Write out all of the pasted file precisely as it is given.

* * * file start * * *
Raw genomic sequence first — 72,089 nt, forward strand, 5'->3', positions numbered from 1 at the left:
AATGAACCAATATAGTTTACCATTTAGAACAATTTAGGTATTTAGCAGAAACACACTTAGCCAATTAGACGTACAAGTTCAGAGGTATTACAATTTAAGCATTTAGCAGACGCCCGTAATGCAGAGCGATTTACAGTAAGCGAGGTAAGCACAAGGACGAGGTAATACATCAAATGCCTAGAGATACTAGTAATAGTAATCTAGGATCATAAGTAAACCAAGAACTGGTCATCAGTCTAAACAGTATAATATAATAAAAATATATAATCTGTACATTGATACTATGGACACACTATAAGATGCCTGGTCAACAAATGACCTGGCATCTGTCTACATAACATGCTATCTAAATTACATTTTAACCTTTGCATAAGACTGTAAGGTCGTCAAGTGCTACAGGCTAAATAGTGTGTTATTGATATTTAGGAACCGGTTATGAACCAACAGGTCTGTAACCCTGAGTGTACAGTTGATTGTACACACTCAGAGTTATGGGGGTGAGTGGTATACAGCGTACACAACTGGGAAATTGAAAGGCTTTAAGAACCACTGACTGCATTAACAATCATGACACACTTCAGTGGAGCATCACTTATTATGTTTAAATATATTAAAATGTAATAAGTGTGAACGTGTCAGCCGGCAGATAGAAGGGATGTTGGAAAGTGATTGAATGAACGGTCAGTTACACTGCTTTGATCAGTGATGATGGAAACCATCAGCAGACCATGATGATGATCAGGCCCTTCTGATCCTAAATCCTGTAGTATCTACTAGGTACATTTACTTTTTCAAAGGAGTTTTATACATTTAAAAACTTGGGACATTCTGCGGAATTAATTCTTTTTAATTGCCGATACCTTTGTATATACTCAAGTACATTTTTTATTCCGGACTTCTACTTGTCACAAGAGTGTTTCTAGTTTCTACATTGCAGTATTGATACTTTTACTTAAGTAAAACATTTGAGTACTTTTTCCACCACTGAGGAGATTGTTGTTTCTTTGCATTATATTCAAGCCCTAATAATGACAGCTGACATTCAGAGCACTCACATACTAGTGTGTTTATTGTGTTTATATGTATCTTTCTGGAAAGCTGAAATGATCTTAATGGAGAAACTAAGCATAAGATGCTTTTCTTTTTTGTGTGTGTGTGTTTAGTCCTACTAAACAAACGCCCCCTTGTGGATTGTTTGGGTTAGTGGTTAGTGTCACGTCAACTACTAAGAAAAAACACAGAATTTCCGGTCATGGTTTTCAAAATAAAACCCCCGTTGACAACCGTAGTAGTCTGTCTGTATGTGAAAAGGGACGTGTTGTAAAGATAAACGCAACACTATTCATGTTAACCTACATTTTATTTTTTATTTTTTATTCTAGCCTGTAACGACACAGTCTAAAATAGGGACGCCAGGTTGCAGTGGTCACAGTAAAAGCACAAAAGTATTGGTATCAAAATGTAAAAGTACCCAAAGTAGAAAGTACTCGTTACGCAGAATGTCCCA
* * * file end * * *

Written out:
Raw genomic sequence first — 72,089 nt, forward strand, 5'->3', positions numbered from 1 at the left:
AATGAACCAATATAGTTTACCATTTAGAACAATTTAGGTATTTAGCAGAAACACACTTAGCCAATTAGACGTACAAGTTCAGAGGTATTACAATTTAAGCATTTAGCAGACGCCCGTAATGCAGAGCGATTTACAGTAAGCGAGGTAAGCACAAGGACGAGGTAATACATCAAATGCCTAGAGATACTAGTAATAGTAATCTAGGATCATAAGTAAACCAAGAACTGGTCATCAGTCTAAACAGTATAATATAATAAAAATATATAATCTGTACATTGATACTATGGACACACTATAAGATGCCTGGTCAACAAATGACCTGGCATCTGTCTACATAACATGCTATCTAAATTACATTTTAACCTTTGCATAAGACTGTAAGGTCGTCAAGTGCTACAGGCTAAATAGTGTGTTATTGATATTTAGGAACCGGTTATGAACCAACAGGTCTGTAACCCTGAGTGTACAGTTGATTGTACACACTCAGAGTTATGGGGGTGAGTGGTATACAGCGTACACAACTGGGAAATTGAAAGGCTTTAAGAACCACTGACTGCATTAACAATCATGACACACTTCAGTGGAGCATCACTTATTATGTTTAAATATATTAAAATGTAATAAGTGTGAACGTGTCAGCCGGCAGATAGAAGGGATGTTGGAAAGTGATTGAATGAACGGTCAGTTACACTGCTTTGATCAGTGATGATGGAAACCATCAGCAGACCATGATGATGATCAGGCCCTTCTGATCCTAAATCCTGTAGTATCTACTAGGTACATTTACTTTTTCAAAGGAGTTTTATACATTTAAAAACTTGGGACATTCTGCGGAATTAATTCTTTTTAATTGCCGATACCTTTGTATATACTCAAGTACATTTTTTATTCCGGACTTCTACTTGTCACAAGAGTGTTTCTAGTTTCTACATTGCAGTATTGATACTTTTACTTAAGTAAAACATTTGAGTACTTTTTCCACCACTGAGGAGATTGTTGTTTCTTTGCATTATATTCAAGCCCTAATAATGACAGCTGACATTCAGAGCACTCACATACTAGTGTGTTTATTGTGTTTATATGTATCTTTCTGGAAAGCTGAAATGATCTTAATGGAGAAACTAAGCATAAGATGCTTTTCTTTTTTGTGTGTGTGTGTTTAGTCCTACTAAACAAACGCCCCCTTGTGGATTGTTTGGGTTAGTGGTTAGTGTCACGTCAACTACTAAGAAAAAACACAGAATTTCCGGTCATGGTTTTCAAAATAAAACCCCCGTTGACAACCGTAGTAGTCTGTCTGTATGTGAAAAGGGACGTGTTGTAAAGATAAACGCAACACTATTCATGTTAACCTACATTTTATTTTTTATTTTTTATTCTAGCCTGTAACGACACAGTCTAAAATAGGGACGCCAGGTTGCAGTGGTCACAGTAAAAGCACAAAAGTATTGGTATCAAAATGTAAAAGTACCCAAAGTAGAAAGTACTCGTTACGCAGAATGTCCCA